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What Iowa Employees Value Most – Lessons to be Learned?

Iowa Employment Values StudyAlthough it has been six years since we completed the “Iowa Employment Values Study,” the lessons learned are still important today. In fact, in some cases, we may assume the results are…timeless!

This Study was conducted in 2007 to better understand the opinions, perceptions and values of Iowa employees and how they differ from those of executives in Iowa organizations. With assistance from Data Point Research, Inc., almost 700 people were interviewed from 56 different organizations. Executives numbered 159 while 537 were employees.

The intent of the Study was to ask employees what 11 key workplace ‘values’ were most important to them – and if these values would keep them employed at their particular organization. In addition, we asked the executives within these organizations to rate how important these same values were to their employees. As you might expect, the results were both revealing and, in many cases, reassuring.

The 11 key employment workplace values are listed below in descending order of employee preference. This table clearly shows that:

  • Employees regard every value statement as more important than executives realize.
  • The order of importance of those values to employees was clearly misunderstood by Iowa executives.

NOTE: The questions were presented to respondents using Likert scales. Scored on a 1 to 100 scale, the highest number represents the most positive response.

 Values Study - Workplace Values

From the table we learn that executives understand Respect at the workplace and a sense of Achievement on the job are very important values to their employees. However, when ranked, executives mistakenly believe that Job Security, Money, Employer Leadership, Benefits and Personal Safety are all more important to their employees than the opportunity to Balance work time with family needs.

Here’s the big takeaway from the above table:

THE GREATEST ERROR OF EXECUTIVES IS UNDERESTIMATING THE IMPORTANCE OF WORK-LIFE BALANCE TO THEIR EMPLOYEES.
The importance of employees having a well-rounded lifestyle is critical to the mental well-being of employees – and Iowa employers should take note.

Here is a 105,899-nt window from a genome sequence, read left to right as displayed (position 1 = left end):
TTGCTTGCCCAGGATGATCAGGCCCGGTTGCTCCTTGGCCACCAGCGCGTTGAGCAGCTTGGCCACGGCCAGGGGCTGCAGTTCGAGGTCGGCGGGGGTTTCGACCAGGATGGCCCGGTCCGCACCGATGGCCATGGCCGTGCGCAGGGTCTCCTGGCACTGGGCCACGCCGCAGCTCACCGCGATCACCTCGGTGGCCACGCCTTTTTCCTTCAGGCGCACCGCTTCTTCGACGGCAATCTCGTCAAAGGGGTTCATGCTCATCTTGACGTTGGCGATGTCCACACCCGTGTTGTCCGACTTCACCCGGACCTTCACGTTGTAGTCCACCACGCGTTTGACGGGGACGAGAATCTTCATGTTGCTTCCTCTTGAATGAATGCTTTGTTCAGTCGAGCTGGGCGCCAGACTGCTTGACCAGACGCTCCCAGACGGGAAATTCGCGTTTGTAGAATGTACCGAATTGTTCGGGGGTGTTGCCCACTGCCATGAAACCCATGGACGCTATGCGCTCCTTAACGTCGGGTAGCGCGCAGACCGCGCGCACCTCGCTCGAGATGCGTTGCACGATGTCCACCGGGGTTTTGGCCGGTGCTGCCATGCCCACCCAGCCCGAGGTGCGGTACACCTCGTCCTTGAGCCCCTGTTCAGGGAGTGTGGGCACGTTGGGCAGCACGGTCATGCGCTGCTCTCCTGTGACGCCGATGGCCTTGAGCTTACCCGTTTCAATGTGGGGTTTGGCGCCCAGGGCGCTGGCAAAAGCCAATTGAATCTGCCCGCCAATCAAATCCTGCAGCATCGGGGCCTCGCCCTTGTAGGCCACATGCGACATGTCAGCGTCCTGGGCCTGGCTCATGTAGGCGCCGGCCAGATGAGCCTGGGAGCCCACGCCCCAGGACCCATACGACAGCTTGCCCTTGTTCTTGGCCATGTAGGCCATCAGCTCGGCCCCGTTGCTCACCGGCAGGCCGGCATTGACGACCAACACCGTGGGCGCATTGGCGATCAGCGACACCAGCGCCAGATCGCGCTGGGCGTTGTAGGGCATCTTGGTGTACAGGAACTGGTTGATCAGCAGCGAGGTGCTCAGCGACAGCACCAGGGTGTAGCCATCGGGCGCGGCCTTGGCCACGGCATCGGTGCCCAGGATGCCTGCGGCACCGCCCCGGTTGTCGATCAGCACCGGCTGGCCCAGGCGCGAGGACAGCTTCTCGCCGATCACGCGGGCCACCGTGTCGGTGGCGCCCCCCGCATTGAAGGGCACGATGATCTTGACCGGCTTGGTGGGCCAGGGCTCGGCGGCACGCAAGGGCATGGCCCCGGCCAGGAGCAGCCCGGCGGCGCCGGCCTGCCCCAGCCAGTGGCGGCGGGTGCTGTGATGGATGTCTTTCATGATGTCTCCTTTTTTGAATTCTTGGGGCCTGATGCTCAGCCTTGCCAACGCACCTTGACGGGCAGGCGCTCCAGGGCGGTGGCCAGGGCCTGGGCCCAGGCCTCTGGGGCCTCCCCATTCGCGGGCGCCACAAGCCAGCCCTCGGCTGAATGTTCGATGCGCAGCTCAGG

Some other interesting findings from this Study that may be worth noting, include:

  • By Gender: Female executives are in-tune with female employees. In contrast, male executives underestimated the importance of many values to both male and female employees. The largest disconnect being the importance of Balance and Time to their female employees.
  • By Age: Separated into categories of those younger and those older than 50 years of age, executives under 50 underestimated the importance of workplace values for their employees in all 11 categories. Employees, regardless of age, rated workplace values similarly.
  • By Generation: Generation X employees (born between 1967 – 1976) rated Money as the second least important workplace value, considerably lower than the other generations. All generations of executives significantly underestimated the importance of Balance and Time to all generations of employees.
  • By Income: Lower paid executives clearly underestimated the importance of 10 of the 11 workplace values to employees who earn less than $50,000 (79 percent of the respondents).

This survey was conducted before the full impact of the Great Recession – which began in 2007/2008. My suspicions, however, are that many employee and executive views in today’s environment may be relatively similar to those views found within this Study. Having Respect, a sense of Achievement and a work-life Balance are most assuredly timeless values…

Iowa employees value Respect, Achievement and the opportunity to Balance work time with family needs as most important, even more important than pay. In today’s globally competitive environment, Iowa employers will need to create a culture that is more responsive to these employee needs and values to attract and retain qualified employees. Being appreciated and valued on the job is the number one value to employees. When asked “What is the one main thing your organization could do better?” the answer: “Show appreciation for hard work,” was consistently heard. This is not an expensive solution, as appreciation can be effectively expressed in a non-monetary way.

Similarly, employees who are proud of their organization were significantly more positive about all aspects of their job. Employers are best served to communicate accurate details about the organization to employees and foster employee pride. Organizations may also consider flextime programs that allow for individual needs, as employees responded overwhelmingly in this Study that they value a healthy work and family balance.

I will continue to ‘dust off’ other gems found within this report, which to my knowledge, was the first study of its kind within Iowa that objectively addressed the disconnect between employer-employee opinions on employment values. Performing another Study similar to this one is definitely on my wish list for the future!

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